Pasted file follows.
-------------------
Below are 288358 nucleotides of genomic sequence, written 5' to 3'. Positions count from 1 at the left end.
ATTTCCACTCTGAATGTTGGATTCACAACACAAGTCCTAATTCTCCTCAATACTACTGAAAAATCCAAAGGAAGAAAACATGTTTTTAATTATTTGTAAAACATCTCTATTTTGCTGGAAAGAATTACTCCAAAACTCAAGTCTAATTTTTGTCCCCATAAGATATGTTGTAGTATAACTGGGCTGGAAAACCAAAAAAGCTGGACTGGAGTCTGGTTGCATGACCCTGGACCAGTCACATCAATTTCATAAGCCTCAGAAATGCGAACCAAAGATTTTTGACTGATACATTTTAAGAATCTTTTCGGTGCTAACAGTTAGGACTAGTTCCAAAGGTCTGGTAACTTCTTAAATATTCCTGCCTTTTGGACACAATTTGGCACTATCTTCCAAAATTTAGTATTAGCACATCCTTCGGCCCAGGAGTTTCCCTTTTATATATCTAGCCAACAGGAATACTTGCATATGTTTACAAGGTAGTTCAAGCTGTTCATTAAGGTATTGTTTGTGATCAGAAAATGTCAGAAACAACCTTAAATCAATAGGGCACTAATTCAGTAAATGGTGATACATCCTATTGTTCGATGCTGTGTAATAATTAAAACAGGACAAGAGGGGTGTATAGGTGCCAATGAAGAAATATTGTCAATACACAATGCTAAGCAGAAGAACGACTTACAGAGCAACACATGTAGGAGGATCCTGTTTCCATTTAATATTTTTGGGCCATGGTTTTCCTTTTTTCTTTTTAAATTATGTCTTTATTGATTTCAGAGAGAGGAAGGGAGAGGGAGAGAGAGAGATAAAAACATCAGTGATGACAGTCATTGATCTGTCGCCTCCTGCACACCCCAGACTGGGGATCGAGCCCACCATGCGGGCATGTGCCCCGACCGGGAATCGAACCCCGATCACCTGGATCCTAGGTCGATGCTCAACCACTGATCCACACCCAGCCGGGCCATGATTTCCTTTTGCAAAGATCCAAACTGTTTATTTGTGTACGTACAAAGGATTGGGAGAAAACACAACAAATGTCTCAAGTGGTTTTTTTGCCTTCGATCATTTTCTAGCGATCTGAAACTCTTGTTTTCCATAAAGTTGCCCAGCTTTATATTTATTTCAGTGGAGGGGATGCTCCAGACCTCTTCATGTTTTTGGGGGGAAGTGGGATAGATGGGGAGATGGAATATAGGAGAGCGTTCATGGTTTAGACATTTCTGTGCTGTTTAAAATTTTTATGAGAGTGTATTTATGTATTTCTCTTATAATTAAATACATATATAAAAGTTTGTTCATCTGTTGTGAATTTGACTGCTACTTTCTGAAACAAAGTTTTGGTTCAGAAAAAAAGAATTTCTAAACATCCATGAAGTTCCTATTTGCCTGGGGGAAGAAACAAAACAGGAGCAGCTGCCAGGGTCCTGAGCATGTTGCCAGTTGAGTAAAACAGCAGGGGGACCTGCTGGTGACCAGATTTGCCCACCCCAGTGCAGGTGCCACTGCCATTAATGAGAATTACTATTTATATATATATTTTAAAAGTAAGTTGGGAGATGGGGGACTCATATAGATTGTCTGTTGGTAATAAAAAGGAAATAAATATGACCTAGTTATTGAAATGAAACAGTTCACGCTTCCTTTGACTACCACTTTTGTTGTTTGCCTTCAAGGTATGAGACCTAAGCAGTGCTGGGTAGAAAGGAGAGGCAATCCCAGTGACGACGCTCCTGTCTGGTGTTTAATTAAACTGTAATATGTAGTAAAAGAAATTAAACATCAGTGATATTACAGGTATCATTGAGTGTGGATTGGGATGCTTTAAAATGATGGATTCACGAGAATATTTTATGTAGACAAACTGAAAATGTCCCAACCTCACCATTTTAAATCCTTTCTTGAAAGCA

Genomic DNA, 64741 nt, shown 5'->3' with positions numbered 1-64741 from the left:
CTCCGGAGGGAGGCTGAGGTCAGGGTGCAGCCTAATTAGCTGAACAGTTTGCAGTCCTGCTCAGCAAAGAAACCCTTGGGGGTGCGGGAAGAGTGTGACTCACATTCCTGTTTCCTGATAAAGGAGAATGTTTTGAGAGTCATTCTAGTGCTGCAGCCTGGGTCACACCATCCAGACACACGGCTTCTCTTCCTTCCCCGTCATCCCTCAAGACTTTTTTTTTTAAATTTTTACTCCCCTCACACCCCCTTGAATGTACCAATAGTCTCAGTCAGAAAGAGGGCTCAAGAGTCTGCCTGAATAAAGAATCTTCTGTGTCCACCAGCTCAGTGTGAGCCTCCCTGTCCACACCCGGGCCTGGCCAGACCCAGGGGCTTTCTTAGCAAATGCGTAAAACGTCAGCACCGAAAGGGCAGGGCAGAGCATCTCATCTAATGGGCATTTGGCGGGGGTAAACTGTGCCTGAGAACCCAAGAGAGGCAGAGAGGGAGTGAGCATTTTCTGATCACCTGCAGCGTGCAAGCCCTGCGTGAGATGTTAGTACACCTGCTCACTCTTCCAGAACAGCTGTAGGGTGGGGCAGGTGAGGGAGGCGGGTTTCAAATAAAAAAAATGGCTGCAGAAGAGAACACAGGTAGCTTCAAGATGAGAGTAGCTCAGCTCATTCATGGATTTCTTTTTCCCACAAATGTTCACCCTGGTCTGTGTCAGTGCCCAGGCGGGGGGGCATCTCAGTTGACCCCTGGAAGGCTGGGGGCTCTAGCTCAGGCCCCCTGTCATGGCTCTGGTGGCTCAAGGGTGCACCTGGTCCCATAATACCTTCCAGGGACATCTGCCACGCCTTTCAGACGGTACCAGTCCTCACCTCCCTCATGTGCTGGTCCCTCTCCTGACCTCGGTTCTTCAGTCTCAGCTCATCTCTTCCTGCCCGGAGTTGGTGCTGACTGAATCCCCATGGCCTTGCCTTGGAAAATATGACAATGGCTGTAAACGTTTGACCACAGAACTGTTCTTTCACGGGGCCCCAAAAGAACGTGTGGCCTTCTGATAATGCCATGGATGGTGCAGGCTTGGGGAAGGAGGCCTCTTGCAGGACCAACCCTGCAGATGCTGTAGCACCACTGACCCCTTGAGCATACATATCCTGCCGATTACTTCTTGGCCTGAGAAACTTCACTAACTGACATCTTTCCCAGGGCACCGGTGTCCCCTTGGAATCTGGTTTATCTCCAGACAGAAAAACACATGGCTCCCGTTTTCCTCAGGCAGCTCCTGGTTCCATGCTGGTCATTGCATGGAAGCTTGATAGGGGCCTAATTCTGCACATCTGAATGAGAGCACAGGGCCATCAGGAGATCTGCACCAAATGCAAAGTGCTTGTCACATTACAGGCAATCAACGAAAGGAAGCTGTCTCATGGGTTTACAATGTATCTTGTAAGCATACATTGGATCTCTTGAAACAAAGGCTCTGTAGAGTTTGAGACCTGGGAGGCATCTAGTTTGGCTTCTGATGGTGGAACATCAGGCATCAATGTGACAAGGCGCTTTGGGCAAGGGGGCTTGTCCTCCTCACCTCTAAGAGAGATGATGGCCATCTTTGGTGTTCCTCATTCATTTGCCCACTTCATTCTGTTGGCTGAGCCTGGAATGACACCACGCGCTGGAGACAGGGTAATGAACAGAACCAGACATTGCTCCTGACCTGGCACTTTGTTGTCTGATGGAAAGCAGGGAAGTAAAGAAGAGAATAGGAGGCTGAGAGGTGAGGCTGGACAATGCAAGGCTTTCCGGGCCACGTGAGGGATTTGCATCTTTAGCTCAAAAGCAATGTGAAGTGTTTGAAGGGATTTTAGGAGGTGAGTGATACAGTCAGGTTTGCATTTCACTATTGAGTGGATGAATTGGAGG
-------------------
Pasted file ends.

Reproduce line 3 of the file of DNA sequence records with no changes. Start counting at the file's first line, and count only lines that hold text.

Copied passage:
Genomic DNA, 64741 nt, shown 5'->3' with positions numbered 1-64741 from the left: